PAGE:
Atta Mills under siege
President John Evans Atta Mills has, in what observers see as political acrobatics, eaten his own words, when he announced the withdrawal of six of his nominees for Municipal and District Chief Executives ahead of their endorsement or rejection by the respective assemblies.
Apparently yielding to pressure from certain quarters, the President reneged on a vow he made before senior media practitioners that he would not withdraw any of his nominees unless they misconduct themselves in office; but he removed the six just two days after that promise.
DAILY GUIDE can say, based upon reliable information, that another batch of six nominees has again been penciled for withdrawal by the President this week and more are expected to follow.
It is not clear what must have prompted this sudden turnaround, but sources at the seat of government have attributed the development to the anger being demonstrated by traditional leaders from nearly half of the country over the nominations, which were done without their inputs.
According to the paper's sources, the chiefs who are leading the agitations in their districts are peeved because of campaign promises made ahead of the December 7, 2008 general elections, to the effect that they would be consulted in all appointments the President would make.
President Mills last week told the media he had no intentions of prematurely dropping any of his nominees, and the same stance was trumpeted by his Spokesperson, Mahama Ayariga.
But less than 48 hours after those public pronouncements, he withdrew the nominations of six of the 143 District Chief Executives (DCEs) he named a week earlier.
They are Central Region: Agona West, Sussana Keelson-Aikins; Efutu, Alexander Fiifi Ghartey; Western Region: Jomoro, Stephen Blay; Ashanti Region: Afigya-Kwabre, Benedict Fosu Adjei; and Northern Region: Bunkpurugu, Abdallah Sibri Nanyuni; Karaga, Adam Mohammed Aminu.
Even though the withdrawals of the six have been announced, the President has not as yet named those to replace them, buttressing rumuors that more nominees would also be withdrawn.
The on-going cacophony, threats and reports of violence across the country within the ruling National Democratic Congress (NDC), following the announcement, was unprecedented.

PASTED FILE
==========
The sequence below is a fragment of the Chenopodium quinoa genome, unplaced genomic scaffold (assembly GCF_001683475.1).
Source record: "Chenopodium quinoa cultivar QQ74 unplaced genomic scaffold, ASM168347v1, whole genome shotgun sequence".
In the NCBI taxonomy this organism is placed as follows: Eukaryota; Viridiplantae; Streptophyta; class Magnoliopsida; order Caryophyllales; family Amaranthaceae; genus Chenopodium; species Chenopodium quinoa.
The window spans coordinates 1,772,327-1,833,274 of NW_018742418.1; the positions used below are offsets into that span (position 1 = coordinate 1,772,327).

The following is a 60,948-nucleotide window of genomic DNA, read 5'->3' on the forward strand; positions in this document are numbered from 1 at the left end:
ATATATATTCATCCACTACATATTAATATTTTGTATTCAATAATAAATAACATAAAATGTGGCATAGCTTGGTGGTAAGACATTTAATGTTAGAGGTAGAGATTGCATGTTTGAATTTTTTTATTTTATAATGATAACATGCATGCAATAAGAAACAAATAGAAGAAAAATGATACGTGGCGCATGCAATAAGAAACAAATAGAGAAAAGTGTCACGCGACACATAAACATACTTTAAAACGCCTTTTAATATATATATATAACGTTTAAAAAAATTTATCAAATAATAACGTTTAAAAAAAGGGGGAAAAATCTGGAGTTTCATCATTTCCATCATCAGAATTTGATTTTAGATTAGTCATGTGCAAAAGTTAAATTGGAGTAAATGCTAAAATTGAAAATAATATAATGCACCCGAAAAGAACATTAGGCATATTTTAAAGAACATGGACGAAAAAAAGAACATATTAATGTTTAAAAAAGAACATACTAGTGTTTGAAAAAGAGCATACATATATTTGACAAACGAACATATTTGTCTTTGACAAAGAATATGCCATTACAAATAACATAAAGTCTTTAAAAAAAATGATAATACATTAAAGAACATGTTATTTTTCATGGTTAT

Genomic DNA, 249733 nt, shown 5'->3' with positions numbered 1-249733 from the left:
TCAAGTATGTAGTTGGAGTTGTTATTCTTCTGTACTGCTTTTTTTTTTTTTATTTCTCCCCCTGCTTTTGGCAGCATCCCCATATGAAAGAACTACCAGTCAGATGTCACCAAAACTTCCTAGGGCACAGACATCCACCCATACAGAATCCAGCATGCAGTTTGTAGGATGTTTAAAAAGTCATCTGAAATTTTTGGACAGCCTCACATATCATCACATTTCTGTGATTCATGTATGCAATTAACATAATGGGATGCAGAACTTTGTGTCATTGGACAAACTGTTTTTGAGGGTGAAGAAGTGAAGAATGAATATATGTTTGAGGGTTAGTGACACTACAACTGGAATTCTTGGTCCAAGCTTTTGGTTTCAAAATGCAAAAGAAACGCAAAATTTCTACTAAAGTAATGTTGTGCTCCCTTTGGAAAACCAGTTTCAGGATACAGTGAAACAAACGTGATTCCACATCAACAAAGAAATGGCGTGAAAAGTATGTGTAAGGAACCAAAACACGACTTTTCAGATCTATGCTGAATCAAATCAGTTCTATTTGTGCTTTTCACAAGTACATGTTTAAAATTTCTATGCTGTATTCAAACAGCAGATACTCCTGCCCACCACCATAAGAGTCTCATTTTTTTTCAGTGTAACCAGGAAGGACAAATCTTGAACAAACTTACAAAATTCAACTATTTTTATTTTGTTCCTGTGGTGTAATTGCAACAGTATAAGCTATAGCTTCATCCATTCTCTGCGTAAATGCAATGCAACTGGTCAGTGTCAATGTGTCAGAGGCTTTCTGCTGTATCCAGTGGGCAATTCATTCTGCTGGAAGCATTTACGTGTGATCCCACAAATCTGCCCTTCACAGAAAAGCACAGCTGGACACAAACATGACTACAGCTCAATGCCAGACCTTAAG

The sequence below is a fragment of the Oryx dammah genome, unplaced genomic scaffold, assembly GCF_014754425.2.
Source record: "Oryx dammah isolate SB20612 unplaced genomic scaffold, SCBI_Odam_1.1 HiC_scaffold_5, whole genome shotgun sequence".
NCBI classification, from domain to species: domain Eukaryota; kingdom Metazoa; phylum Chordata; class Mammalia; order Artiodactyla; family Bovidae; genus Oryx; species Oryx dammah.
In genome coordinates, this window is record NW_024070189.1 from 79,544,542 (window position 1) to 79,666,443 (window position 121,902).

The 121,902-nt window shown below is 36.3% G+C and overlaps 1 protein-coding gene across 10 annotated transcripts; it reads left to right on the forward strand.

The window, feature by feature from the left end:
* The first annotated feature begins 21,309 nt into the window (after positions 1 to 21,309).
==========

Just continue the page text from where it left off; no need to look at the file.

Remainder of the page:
Reliable information hinted that the President was angry at the kind of names that were announced when it came to his attention that some of the names were nichodamously inserted after he (Mills) had appended his signature to the list and travelled out of the country.
DAILY GUIDE is reliably informed that President Mills was so 'mad' that but for the advice of the security and intelligence apparatus, he was considering giving the Minister for Local Government and Rural Development, Joseph Yiele Chireh, the boot.
As a result of the disturbing situation, he had no option than to rectify the anomaly.
“What they did was just like a coup. They were all along waiting for the President to travel out of the country for the three-nation tour, and when the opportunity presented itself, they replaced the original list with that of their cronies,” the source lamented.
According to the source, a mafia group at the Castle took control after the vetting committee had finished its work.
The source noted that as part of the grand agenda of the mafia, the number of government appointees in some assemblies across the country had been bloated in order to get easy endorsement for their choices.
“I am seriously against civil disobedience and confronting authority, but I am tempted to agree with the demonstration of anger by the chiefs and party people at the grassroots”.
DAILY GUIDE gathered that the President wanted to penalize a number of people for it, including the sector minister, but held his fire after national security advised that a blanket overturn of the list could lead to more chaos.
It would be recalled that soon after the Office of the President named the nominees, a number of NDC activists and traditional leaders took to the streets to the extent that some party offices were reportedly vandalized.
What started as mere grumbling from Nsawam, Ellembelle, Nkwanta, Akwatia, Ashaiman, Adenta, through Upper Manya Krobo to Ledzokuku/Krowor sparked protests, petitions, threats and even violence almost nationwide, with chiefs leading the demonstration in some cases.
By Bennett Akuaku